This is part five of my series on enterprise social media, featuring a recent conversation with Shel Holtz. Today’s post explores enterprise blogs.
An enterprise blog is usually thought of as accessible only within the company and is written by an employee or specific group of employees. The best reason to set up an internal blog is to enhance communication and the sharing of ideas across departments and business units. Some of the most successful enterprise blogs are collaborative forums that allow for the sharing of ideas and knowledge. Enterprise bloggers and employees who take the time to comment on blog posts often become subject matter experts by virtue of their efforts.
Many of the most popular and widely read enterprise blogs are written by top level executives. Shel explained that “An internal leadership blog creates much greater line of sight between the front line and the leadership of the organization. It humanizes an executive.”
Shel said the first example of this type of communication he heard about predated blogs. Jacques (Jac) Nasser, former CEO of Ford, used to send emails regularly to the entire company. Jac was fond of using rather colorful language and wouldn’t let the communications people review his emails before he sent them out. He said his punctuation, spelling and grammar may be bad, and he may make a mistake and say something he shouldn’t have, but he wanted his employees to know that it was really him writing the emails.
If Jac was angry, that came across; and if he was really proud of employees, that came across too. Every now and then he eschewed business matters and wrote about personal topics. For example, one of Jac’s emails was all about his daughter’s high school graduation and how thrilled and proud of her he was.
Everybody at Ford knew him as Jac, not Mr. Nasser and he was beloved even by union shop stewards. When he got an outrageous bonus one year, Jac got support from his employees because this wasn’t management getting an outrageous bonus, this was Jac. He kept them informed on a weekly basis and employees felt they knew him. In their minds he really deserved that bonus.
Today when executives like Jac communicate with employees, they are more often writing blog posts that employees can comment on. Interestingly, many company blogs are public-facing and employees often make up their biggest audience. According to Shel, several organizations maintain successful blogs. General Motors’ FastLane, Intel’s blogs (not all of them in English) and Fleishman-Hillard’s collection of blogs (“Point of View”) are a few good examples.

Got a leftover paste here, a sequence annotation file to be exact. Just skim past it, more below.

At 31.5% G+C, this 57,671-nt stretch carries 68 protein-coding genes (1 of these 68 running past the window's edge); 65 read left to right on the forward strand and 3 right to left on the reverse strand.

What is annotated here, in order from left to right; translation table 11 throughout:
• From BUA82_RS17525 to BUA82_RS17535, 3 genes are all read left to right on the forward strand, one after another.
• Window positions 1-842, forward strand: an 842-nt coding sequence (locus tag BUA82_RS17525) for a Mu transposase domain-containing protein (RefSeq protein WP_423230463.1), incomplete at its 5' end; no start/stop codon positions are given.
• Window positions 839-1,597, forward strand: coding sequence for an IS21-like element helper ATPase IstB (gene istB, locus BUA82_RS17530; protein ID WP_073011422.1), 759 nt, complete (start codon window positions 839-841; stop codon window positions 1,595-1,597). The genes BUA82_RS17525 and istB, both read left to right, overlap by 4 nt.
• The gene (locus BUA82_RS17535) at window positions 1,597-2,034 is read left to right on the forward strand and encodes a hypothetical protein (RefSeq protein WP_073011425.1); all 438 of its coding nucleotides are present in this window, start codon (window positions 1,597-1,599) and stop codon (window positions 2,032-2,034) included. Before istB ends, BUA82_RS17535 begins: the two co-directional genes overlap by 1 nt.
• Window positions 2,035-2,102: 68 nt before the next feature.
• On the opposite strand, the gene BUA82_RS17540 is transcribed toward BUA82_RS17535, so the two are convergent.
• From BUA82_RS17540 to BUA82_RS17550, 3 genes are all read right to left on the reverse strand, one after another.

In conclusion, Shel believes that “Every organization should have a leader blog on the intranet, whether it’s the CEO or a team blog where various members of the leadership contribute. That direct line of sight is really critical in organizations.”
The next blog post in this series will cover the deployment of enterprise social media platforms, so stay tuned!
Shel Holtz, ABC (Accredited Business Communicator), is principal of Holtz Communication + Technology. Shel’s expertise includes strategic communications planning, change management, organizational culture, business initiatives and communications research.
Series Part one: How the use of free platforms like Facebook’s closed groups expand the definition of enterprise social media
Series Part two: How the bulletin board, one of enterprise social media’s predecessors, enabled collaboration like the established networking capabilities of companies like IBM and Dell today
Series Part three: The issue of productivity and social media
Series Part four: The value of Facebook in strengthening business and working relationships
Series Part six: The deployment of social media platforms
Series Part seven: Where enterprise social media (ESM) might be headed in the future
Originally published on the New York Women in Communications blog Aloud.Connect with Giuliana on Google+
Categories: Communication, Enterprise Social Media, Social Media